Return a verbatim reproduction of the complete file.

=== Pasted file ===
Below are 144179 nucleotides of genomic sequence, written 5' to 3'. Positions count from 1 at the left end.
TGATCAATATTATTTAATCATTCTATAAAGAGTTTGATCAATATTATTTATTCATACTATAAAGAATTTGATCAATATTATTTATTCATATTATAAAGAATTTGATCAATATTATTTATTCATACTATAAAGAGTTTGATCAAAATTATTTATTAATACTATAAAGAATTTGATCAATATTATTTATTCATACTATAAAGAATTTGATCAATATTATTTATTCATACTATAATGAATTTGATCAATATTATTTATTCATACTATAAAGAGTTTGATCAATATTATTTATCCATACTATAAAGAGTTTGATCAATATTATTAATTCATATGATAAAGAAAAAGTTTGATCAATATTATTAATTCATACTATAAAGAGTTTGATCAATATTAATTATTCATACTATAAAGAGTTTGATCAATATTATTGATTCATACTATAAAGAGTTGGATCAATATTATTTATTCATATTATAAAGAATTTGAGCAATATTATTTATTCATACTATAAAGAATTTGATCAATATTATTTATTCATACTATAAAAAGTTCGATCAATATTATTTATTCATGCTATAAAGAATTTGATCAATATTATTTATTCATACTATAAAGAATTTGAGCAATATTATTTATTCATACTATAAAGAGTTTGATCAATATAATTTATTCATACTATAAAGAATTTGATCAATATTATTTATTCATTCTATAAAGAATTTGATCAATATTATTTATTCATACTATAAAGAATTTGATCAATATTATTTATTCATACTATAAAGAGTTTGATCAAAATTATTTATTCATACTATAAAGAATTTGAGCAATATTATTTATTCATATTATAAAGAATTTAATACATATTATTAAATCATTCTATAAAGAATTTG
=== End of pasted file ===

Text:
Below are 144179 nucleotides of genomic sequence, written 5' to 3'. Positions count from 1 at the left end.
TGATCAATATTATTTAATCATTCTATAAAGAGTTTGATCAATATTATTTATTCATACTATAAAGAATTTGATCAATATTATTTATTCATATTATAAAGAATTTGATCAATATTATTTATTCATACTATAAAGAGTTTGATCAAAATTATTTATTAATACTATAAAGAATTTGATCAATATTATTTATTCATACTATAAAGAATTTGATCAATATTATTTATTCATACTATAATGAATTTGATCAATATTATTTATTCATACTATAAAGAGTTTGATCAATATTATTTATCCATACTATAAAGAGTTTGATCAATATTATTAATTCATATGATAAAGAAAAAGTTTGATCAATATTATTAATTCATACTATAAAGAGTTTGATCAATATTAATTATTCATACTATAAAGAGTTTGATCAATATTATTGATTCATACTATAAAGAGTTGGATCAATATTATTTATTCATATTATAAAGAATTTGAGCAATATTATTTATTCATACTATAAAGAATTTGATCAATATTATTTATTCATACTATAAAAAGTTCGATCAATATTATTTATTCATGCTATAAAGAATTTGATCAATATTATTTATTCATACTATAAAGAATTTGAGCAATATTATTTATTCATACTATAAAGAGTTTGATCAATATAATTTATTCATACTATAAAGAATTTGATCAATATTATTTATTCATTCTATAAAGAATTTGATCAATATTATTTATTCATACTATAAAGAATTTGATCAATATTATTTATTCATACTATAAAGAGTTTGATCAAAATTATTTATTCATACTATAAAGAATTTGAGCAATATTATTTATTCATATTATAAAGAATTTAATACATATTATTAAATCATTCTATAAAGAATTTG